28 abr. 2009


The problem of knowing enough to be a good scholar a problem of learning, but of memory. Memory peaks in the early twenties, they say. Yet my memory is actually improving with age. I don't know quite how to explain it. I sometimes scare myself with my memory. I remember specific things I learned in college and where I learned them, certain things I read and pondered over as a child. Maybe it's an illusion, but my memories now seem sharper than they did ten years ago. I inhabit the apophatic bookstore of my own head.

Imagine a woman living in a small town and not leaving very much. She knows everyone in the town and could probably give you an extremely accurate account of the town's history down to very small details. There's a few thousand people to keep track of but that's not a problem because that's what she does. I'm a little like that.

After a while, as you get older, you get more concentrated; what you know, you know even better. You remember things because they are significant to you. I'm not about to forget what Body and Soul sounds like. Ancient Greek, which I learned very quickly once and never used afterwords, is mostly gone.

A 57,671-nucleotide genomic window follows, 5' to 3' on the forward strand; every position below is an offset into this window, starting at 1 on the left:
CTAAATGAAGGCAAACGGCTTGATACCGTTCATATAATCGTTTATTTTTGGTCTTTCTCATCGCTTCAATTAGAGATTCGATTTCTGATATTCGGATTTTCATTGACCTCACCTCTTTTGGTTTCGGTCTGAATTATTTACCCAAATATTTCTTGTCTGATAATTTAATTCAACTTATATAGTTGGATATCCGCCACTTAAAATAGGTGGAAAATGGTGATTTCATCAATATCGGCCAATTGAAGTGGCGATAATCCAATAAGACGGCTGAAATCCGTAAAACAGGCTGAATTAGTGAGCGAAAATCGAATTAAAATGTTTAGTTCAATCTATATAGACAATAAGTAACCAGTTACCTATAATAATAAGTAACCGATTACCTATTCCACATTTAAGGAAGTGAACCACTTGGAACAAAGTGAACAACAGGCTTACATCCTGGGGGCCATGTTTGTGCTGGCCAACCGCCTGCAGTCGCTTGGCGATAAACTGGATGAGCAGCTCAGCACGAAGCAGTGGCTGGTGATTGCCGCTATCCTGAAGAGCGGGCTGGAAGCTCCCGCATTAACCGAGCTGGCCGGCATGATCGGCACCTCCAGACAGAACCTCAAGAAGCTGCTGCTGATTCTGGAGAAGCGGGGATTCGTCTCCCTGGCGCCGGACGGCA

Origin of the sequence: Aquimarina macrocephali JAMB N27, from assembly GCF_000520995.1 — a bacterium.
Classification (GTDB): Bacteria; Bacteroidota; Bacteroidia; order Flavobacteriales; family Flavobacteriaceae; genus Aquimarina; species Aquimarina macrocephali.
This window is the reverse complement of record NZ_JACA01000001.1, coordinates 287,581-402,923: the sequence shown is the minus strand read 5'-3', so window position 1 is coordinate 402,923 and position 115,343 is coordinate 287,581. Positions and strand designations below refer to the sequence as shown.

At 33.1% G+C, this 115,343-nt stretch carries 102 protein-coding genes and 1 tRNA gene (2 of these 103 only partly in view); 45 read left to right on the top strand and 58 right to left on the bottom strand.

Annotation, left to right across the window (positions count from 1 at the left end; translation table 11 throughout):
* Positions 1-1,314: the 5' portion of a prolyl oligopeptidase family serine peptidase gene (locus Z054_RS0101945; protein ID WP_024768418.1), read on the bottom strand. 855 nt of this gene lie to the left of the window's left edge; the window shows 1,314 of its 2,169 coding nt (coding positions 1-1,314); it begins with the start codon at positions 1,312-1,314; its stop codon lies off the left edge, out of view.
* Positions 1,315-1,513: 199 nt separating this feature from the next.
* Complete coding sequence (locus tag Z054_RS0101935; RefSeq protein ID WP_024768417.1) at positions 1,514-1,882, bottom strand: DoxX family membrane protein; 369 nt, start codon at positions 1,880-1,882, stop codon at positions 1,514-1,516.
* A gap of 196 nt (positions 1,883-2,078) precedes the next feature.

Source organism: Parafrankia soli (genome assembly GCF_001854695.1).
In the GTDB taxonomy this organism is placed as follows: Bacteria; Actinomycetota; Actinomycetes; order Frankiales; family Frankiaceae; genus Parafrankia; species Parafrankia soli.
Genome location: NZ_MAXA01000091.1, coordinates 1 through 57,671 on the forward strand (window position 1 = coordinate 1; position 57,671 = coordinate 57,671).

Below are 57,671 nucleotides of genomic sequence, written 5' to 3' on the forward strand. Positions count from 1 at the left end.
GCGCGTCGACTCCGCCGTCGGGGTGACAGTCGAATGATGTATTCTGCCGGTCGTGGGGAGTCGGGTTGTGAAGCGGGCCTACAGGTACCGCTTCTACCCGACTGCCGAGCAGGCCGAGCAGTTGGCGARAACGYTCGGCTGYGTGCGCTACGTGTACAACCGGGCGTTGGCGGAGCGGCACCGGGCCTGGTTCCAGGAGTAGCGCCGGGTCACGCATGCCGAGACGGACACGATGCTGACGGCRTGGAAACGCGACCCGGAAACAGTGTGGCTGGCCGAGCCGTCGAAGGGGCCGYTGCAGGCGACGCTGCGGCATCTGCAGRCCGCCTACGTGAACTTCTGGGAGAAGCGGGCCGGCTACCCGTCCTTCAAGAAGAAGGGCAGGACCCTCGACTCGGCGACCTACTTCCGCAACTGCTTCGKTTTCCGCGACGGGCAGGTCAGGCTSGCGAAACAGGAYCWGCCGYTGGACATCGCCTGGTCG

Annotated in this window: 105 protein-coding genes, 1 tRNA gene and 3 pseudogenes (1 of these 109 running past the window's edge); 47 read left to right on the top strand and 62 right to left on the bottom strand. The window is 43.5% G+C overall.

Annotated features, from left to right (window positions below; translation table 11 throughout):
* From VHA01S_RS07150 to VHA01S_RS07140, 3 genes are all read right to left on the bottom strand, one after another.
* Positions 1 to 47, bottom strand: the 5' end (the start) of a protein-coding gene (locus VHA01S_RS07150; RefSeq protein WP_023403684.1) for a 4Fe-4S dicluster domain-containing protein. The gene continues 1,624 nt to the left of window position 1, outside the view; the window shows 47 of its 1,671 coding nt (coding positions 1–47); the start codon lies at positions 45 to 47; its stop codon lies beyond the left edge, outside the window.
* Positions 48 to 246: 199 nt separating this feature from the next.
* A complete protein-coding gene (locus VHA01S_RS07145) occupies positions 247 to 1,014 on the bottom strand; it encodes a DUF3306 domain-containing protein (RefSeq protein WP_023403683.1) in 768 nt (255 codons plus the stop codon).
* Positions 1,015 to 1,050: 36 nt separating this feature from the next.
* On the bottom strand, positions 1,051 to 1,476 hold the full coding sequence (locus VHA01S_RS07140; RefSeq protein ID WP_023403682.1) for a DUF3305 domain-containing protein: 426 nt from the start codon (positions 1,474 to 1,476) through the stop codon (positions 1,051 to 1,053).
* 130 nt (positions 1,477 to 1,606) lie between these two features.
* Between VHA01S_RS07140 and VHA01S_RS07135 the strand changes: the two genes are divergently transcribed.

Nobody is all that good at learning and remembering unmeaningful data. That's what a filing cabinet is good for. (Some people are very good at that in the short term, and can get good grades in undergraduate, and then promptly forget all of it.) But almost everyone is good at remembering things that they are motivated to remember. If you forget something it wasn't that important to you in the first place.

I could probably relearn Greek, or some math I've "forgotten." I remember exactly how I learned Greek, and the structure of the language: I've just forgotten those pesky conjugations, declensions, and vocabulary items.

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